Doctor Who, Twitch, and why are we surprised younger viewers love classic Who?

There is a theory in the Philosophy of Science called the ‘Pessimistic Meta-Induction Argument’. Simplified, it states ‘Well, we’ve been wrong before, so we’ll probably be wrong again’.

In related news, you cannot accurately predict how people will react when viewing pre-1989 Doctor Who stories for the first time. One person’s treasure is another person’s five minute laughing fit at the Magma Creature.

Received Fan Wisdom is in flux once more as Twitch, a service aimed mainly at live streaming for gamers, is showing a lot of the original run of Doctor Who in broadcast order. Accompanied by a barrage of text to the right of the window, it’s like watching an episode with friends over MSN Messenger, only now you suddenly have 100,000 folk Binging Chat.

A significant part of the audience for these streams is people who grew up with the post-2005 series, and who have not watched the ‘Classic Series’ before. Thus, Received Fan Wisdom is being challenged. At the time of writing, we had just witnessed a significant clamour for The Web Planet, a story that is generally regarded as a noble failure at best and a tedious slog through none-more-Sixties experimentation at worst.

Combined with Doctor Who Magazine’s recent shakeup of its Time Team feature, and we’ve suddenly got access to a lot of young adults’ opinions on Doctor Who.

It is, frankly, brilliant.

The first Time Team feature looked at the opening episodes of Time and the Rani (generally hated and considered a nadir of Doctor Who) and Spearhead from Space (the story that launched the hugely successful Pertwee era of the show). In the feature the fairly sensible point was made that, while the camper excesses of Time and the Rani are still eye-roll inducing, it’s a much pacier and incident-packed opening episode.

Conversely, in the first episode Spearhead from Space, not a lot happens. It’s worth considering that these are both four-part stories where each episode was broadcast weekly. Even when watching all four episodes in one sitting, the fact that we have an introductory episode sets the tone. In this case, Time and the Rani’s first episode could genuinely considered to be more promising than Spearhead from Space’s, even if the quality levels then switch in the stories overall.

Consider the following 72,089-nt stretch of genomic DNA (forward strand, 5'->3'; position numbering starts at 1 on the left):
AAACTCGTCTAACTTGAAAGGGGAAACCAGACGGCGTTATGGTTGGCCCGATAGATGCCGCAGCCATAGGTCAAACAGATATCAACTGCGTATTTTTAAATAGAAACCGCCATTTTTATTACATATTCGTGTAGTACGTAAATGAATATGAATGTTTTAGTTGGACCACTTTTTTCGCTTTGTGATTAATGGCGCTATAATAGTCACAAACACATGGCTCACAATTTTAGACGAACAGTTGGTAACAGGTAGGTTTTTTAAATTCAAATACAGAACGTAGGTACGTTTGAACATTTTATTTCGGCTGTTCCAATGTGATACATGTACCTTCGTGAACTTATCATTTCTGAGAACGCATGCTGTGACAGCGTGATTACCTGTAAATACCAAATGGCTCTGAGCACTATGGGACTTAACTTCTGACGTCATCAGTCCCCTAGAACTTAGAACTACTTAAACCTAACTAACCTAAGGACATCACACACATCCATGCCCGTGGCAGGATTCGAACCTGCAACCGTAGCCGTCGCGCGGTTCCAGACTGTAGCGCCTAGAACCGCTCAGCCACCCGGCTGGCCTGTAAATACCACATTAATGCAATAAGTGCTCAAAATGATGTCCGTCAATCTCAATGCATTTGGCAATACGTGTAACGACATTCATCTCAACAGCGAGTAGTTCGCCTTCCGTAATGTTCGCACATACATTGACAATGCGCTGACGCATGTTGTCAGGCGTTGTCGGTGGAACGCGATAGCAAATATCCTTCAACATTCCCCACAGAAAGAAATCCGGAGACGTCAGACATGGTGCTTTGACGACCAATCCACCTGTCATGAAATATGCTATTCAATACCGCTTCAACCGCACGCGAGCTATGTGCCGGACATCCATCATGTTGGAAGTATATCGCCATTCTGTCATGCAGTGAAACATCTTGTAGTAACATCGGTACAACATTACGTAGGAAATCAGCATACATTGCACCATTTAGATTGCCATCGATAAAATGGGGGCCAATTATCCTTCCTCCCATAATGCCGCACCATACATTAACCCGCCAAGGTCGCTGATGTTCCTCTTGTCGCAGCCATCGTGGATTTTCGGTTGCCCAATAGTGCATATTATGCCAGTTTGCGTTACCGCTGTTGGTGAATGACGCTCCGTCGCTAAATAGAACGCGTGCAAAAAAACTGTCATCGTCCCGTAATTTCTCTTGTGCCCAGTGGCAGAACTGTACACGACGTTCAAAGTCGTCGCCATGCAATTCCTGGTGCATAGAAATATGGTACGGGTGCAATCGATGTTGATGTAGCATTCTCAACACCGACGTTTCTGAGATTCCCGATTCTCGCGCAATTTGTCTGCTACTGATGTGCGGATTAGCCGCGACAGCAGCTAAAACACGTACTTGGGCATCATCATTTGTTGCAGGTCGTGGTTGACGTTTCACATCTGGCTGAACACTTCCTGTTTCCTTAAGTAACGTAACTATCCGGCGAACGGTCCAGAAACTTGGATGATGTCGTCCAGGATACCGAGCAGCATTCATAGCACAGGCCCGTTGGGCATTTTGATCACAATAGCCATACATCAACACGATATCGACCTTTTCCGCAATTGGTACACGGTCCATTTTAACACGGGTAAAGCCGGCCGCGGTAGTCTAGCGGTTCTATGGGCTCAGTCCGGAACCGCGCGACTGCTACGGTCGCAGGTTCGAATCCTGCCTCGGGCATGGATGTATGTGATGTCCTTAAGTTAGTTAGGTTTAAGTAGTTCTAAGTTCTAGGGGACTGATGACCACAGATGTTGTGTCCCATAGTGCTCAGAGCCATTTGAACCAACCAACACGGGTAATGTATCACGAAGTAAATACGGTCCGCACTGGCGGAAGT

Prevailing wisdom needs to be questioned, and even if the answers remain the same, the questioning strengthens them. It’s harder to do this when you’re entrenched and your view is obscured. I certainly would not have spotted this. Doctor Who-wise, I cannot see the wood for trees, and thus shall try to shift blame to the Rani for it.

Plus, there’s something great about watching Doctor Who with other people and seeing their positive reaction. Doing this via Twitch produces this in abundance, while fundamentally being the same set up as fan club viewing nights.

At university I joined a newly formed Doctor Who fan society, which at that point consisted in less than a dozen people watching City of Death in a basement. Five years later I went to a screening of The Two Doctors in the Union TV room and got apologised to because there was only about fifty people there. Normally, I was assured, it was much busier.

The culture in viewing had changed, so that the fifty plus people watched Doctor Who as if at the cinema. When the society started, good-natured heckling was encouraged (said good-natured heckling led to me noticing a sizeable plothole in The Two Doctors, but that’s what headcanons are for). As the society grew alongside the new TV series, more people joined and started watching older episodes, and the heckling grew lesser because people wanted to watch it properly.

Twitter has since changed the way people watch television. Shows such as The Apprentice invite a repetitive formula because people enjoy tuning in to talk about them online, rather than necessarily enjoying The Apprentice by itself. Eurovision is, perhaps, the peak of this at the moment. Doctor Who and other dramas invite this less due to the need to actually focus on the story, but Twitch is set up specifically for users to comment on the video they’re watching. Thus, we’re back in a basement heckling again, only this time thousands of people are there too.

And it’s a joy to see people watching the original TARDIS crew for the first time and immediately start doing what fans do – generating in-jokes and shipping Barbara and Ian enough to power a small country. They’re enjoying themselves, and it’s delightful to see. Fresh eyes have witnessed slower-paced Sixties serials, and they’ve already generated new memes, new fan theories and invited reappraisals of the Hartnell era.

As an older fan, long may it continue.

Let us be wrong again.